A new set of building blocks
The first priority of the new Government are our school buildings, which are currently a national disgrace. Labour must set out a programme of improvement, replacement and renewal. At the very least, it must, without delay, set up a Pounds 3 billion programme to reduce the backlog on health and safety and repair and maintenance work.
Second, the causes of educational failure must be considered, and reflected in action and expenditure. We know that the differences between schools, though important, are insignificant compared with the differences caused by poverty and lack of pre-school provision.
We should rebuild from the foundations, and that means nursery education. The withdrawal of the disgraceful voucher arrangements and the return of the SSA funding to local authorities will be vital in securing the existing pattern of excellent nursery school and nursery class provision. We need to build on that, locally and nationally, to create a unified system of nursery education that can meet the changing patterns of family life and work.
The most pressing, and seemingly intractable, problem confronts us at key stages 2 and 3, with the difficulties of transition to secondary education. What are the adverse characteristics that 11-year-old children bring with them, or begin to develop, at Key Stage 3 that halt or even reverse their progress, and inevitably hold back their attainment and motivation at age 16? It may be that we need radical change to abolish the key stage 23 divide and substitute a single stage that crosses the traditional 11-plus fault-line in English education.
My next priority - reform of the school inspection system - should provide significant sums of money. There have been a sufficient number of inspections, and enough information has been gathered, to enable a reasonable process of self-evaluation and external support to operate for the foreseeable future.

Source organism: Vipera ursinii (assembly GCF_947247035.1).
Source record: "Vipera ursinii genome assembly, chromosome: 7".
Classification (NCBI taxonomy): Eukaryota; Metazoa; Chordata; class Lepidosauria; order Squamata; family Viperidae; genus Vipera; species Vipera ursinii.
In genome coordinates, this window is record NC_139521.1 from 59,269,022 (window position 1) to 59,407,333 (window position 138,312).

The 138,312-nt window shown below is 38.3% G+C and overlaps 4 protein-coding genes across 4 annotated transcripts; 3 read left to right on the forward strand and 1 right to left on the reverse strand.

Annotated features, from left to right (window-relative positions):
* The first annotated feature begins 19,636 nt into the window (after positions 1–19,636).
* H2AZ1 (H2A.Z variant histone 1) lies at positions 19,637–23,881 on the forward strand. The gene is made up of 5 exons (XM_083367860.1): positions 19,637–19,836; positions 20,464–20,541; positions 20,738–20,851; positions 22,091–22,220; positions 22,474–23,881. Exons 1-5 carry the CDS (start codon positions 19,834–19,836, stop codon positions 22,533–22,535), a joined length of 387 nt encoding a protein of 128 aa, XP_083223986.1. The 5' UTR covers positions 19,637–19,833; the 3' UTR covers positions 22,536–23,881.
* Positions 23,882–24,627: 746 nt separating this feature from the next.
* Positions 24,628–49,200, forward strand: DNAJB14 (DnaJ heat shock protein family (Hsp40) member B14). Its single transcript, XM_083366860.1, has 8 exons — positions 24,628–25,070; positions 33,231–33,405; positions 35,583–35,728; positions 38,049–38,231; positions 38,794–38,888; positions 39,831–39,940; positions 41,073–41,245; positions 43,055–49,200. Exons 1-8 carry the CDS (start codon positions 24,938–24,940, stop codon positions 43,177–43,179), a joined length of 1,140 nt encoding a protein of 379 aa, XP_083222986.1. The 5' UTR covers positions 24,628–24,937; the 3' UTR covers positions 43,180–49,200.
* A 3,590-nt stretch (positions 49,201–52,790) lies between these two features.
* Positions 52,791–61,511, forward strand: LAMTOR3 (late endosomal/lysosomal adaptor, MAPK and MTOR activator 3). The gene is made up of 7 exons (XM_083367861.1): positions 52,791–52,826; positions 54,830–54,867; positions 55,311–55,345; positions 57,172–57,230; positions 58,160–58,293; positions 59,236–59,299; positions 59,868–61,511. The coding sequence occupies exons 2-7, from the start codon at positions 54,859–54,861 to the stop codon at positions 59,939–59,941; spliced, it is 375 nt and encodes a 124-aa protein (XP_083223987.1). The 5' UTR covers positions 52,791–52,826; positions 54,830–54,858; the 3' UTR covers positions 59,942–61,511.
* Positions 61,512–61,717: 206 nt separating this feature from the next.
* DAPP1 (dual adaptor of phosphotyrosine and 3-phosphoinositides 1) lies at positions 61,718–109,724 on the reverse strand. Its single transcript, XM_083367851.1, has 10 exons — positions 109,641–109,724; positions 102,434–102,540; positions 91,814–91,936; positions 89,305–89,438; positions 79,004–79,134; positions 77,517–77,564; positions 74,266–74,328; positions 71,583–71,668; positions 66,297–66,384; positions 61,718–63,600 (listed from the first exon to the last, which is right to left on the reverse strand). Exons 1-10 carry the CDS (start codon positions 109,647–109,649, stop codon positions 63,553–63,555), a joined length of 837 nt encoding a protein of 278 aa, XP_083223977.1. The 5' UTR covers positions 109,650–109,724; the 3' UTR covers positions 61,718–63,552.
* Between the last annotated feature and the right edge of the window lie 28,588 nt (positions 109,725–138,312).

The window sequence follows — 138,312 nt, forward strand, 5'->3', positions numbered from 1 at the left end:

The Government should, therefore, suspend school inspections for the next six-year cycle and transfer that funding to school improvement. The inspection cycle can always be re-introduced. Some of the funding released should be dedicated to the strengthening of Her Majesty's Inspectorate.
These inspection changes alone should release well over Pounds 100 million annually over a six-year period. There will also be funding made available from the termination of the bureaucratic costs of nursery vouchers.
Urgent action is needed for the post-14 stage, not only to progress the vocational education curriculum but to deal with disaffected young people.
Above all, the Government must create a new sense of community in the education service. Rebuilding the community spirit requires action rather than words. Certainly, a useful beginning would be the inclusion in the Government's new Education Act of a duty on all schools, and indeed all partners in the education service, to collaborate in the best interests of pupils and their families.
Governing bodies - whose support to schools has been of vital importance in recent years - must be made to feel valued, rather than left to believe that they are a mechanism for the distribution of budget cuts.
Parents, crucially, must be drawn much more into active participation in the education of their children in home-school liaison and home reading programmes. An important theme of the Labour party while it was in opposition was the inextricable nature of parental rights and responsibilities. Now is the time to develop these ideas to mobilise parental support and create the conditions that teachers and schools expect.
Addressing the issue of teacher recruitment, retention and morale is, of course, a serious challenge. Progress does not lie in fiddling around with the details of initial and in-service training arrangements. A proper programme for valuing and funding schools and their teachers - and their re-engagement in a positive process of continuous improvement - will do far more.
We must believe that the long war in the education service is at an end and that a period of peace and radical reconstruction is at hand.
Keith Mitchell is director of education for County Durham